For some this is enough,but in the end others will need a small amount of forward momentum to get the LEGS to float up. ANYONE should be able to easily get the HIPS at the surface. If the buttocks are then tensed and the hip flexors flexible, which is asking a lot for triathletes and grownups that sit all day), the legs can then stream behind the torso.
I've also been experimenting with techniques to treat gluteal amnesia which is the result of sitting way too many years and they shut down. As you say, sitting also shortens the hip flexors so working on lengthening/stretching those too.
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  #9  
Old 11-13-2012
CoachIngridMiller CoachIngridMiller is offline
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Hey David,

I have been taking Pilates/researching it a bit and the postural teachings are amazingly helpful and quite simple- something to possibly add to your experiments.
Good posture is, I think, "pressing the chest" and it goes like this. Seat the head over the hips rather than chin jutting forward--think more like "double chin" position. Lengthen the neck with the imaginary string at the crown of the head. Slide shoulder blades down and away from the ears. Expand the chest sideways (not forward). Suck in the abdominals, bringing the belly button near the spine. With loads of practice you can do this in a flash and it feels terrific on land and very speedy in the water.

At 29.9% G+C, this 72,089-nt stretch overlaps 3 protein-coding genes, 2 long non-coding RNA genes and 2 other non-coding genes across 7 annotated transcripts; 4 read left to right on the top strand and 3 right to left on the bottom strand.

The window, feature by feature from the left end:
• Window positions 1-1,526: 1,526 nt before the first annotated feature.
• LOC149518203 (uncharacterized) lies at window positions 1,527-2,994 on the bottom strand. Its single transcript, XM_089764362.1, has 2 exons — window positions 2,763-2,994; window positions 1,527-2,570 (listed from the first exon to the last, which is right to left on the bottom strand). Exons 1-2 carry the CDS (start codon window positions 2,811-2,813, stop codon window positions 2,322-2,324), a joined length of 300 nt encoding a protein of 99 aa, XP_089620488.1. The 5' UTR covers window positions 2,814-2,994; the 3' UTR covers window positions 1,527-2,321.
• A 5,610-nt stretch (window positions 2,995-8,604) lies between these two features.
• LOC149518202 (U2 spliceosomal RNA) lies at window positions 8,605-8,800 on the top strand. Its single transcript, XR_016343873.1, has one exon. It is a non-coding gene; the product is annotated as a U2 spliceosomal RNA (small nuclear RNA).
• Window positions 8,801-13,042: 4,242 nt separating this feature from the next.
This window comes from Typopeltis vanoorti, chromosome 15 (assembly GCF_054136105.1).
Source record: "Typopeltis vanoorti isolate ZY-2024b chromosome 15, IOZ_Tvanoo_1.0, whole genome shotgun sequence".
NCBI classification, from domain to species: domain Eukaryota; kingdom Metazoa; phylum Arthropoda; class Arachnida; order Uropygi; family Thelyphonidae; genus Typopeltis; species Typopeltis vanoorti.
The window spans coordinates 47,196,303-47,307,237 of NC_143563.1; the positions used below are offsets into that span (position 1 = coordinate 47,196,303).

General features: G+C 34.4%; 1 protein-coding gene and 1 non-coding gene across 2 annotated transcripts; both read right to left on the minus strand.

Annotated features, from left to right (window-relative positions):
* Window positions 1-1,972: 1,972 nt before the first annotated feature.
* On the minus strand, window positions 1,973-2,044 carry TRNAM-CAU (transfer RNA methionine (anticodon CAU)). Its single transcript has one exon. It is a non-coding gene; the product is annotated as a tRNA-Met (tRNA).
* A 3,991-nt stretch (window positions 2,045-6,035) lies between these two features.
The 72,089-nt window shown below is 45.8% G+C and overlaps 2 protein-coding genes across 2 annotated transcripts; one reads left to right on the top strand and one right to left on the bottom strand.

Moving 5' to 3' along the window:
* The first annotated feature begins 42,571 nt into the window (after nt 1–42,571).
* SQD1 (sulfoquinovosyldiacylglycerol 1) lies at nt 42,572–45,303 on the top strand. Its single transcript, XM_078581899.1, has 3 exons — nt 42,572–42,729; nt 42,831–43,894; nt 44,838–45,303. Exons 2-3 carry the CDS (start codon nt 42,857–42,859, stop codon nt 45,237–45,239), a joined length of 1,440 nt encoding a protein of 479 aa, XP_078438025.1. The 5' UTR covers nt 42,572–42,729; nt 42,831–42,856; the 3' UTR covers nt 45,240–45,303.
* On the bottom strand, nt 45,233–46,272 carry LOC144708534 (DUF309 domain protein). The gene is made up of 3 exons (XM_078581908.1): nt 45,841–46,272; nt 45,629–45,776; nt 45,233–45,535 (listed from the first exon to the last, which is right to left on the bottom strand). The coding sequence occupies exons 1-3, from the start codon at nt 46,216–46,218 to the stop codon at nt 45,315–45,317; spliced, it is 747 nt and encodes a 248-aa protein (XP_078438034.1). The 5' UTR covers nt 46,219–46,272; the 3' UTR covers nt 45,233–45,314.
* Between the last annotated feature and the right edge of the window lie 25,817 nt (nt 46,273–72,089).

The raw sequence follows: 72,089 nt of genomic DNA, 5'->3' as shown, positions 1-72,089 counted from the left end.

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  #10  
Old 11-14-2012
russellw russellw is offline
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Hi all,

This thread is full of great information for someone like me. I have been practicing TI for about 3 years now, drills are fine, but my stroke at times, is still a struggle.

I remember Terry's advice, Balance, Streamline and propulsion, which brings me back to this thread. I feel my balance us still not correct as I can feel drag from my hops downward. I work at a desk all day, and unfortunately slump over my keyboard, which from reading your thoughts, may well have an adverse effect on my position in the water.

Today I will go in the pool, should I practice shoulders back, belly in and see how this feels ?? Is it as simple as that ? Or have I missed the point !!

If I bring shoulders back, will this invert my body to a " banana" shape ???

I hope this works !! I am also practicing this position now while sitting !!


Thanks

Russ